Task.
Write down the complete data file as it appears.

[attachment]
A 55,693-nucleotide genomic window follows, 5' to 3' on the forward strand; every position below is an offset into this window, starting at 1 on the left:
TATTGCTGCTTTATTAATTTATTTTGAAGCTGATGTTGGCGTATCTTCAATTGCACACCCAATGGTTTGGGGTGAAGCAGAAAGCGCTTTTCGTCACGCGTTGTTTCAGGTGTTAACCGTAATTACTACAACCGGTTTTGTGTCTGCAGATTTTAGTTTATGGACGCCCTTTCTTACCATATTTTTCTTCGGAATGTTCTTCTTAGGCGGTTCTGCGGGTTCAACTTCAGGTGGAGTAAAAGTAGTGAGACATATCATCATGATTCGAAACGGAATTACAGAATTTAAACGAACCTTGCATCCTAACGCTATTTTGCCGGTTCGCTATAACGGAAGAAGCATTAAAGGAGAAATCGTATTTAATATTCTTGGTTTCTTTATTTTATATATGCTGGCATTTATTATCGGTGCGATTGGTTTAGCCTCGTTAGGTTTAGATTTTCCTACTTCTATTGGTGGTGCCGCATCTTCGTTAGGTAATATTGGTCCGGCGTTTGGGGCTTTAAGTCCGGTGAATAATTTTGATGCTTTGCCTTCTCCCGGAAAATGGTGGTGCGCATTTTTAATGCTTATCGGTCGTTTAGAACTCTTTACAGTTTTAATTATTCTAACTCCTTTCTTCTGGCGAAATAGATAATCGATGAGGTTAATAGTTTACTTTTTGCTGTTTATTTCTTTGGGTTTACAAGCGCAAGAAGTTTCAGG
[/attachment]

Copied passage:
A 55,693-nucleotide genomic window follows, 5' to 3' on the forward strand; every position below is an offset into this window, starting at 1 on the left:
TATTGCTGCTTTATTAATTTATTTTGAAGCTGATGTTGGCGTATCTTCAATTGCACACCCAATGGTTTGGGGTGAAGCAGAAAGCGCTTTTCGTCACGCGTTGTTTCAGGTGTTAACCGTAATTACTACAACCGGTTTTGTGTCTGCAGATTTTAGTTTATGGACGCCCTTTCTTACCATATTTTTCTTCGGAATGTTCTTCTTAGGCGGTTCTGCGGGTTCAACTTCAGGTGGAGTAAAAGTAGTGAGACATATCATCATGATTCGAAACGGAATTACAGAATTTAAACGAACCTTGCATCCTAACGCTATTTTGCCGGTTCGCTATAACGGAAGAAGCATTAAAGGAGAAATCGTATTTAATATTCTTGGTTTCTTTATTTTATATATGCTGGCATTTATTATCGGTGCGATTGGTTTAGCCTCGTTAGGTTTAGATTTTCCTACTTCTATTGGTGGTGCCGCATCTTCGTTAGGTAATATTGGTCCGGCGTTTGGGGCTTTAAGTCCGGTGAATAATTTTGATGCTTTGCCTTCTCCCGGAAAATGGTGGTGCGCATTTTTAATGCTTATCGGTCGTTTAGAACTCTTTACAGTTTTAATTATTCTAACTCCTTTCTTCTGGCGAAATAGATAATCGATGAGGTTAATAGTTTACTTTTTGCTGTTTATTTCTTTGGGTTTACAAGCGCAAGAAGTTTCAGG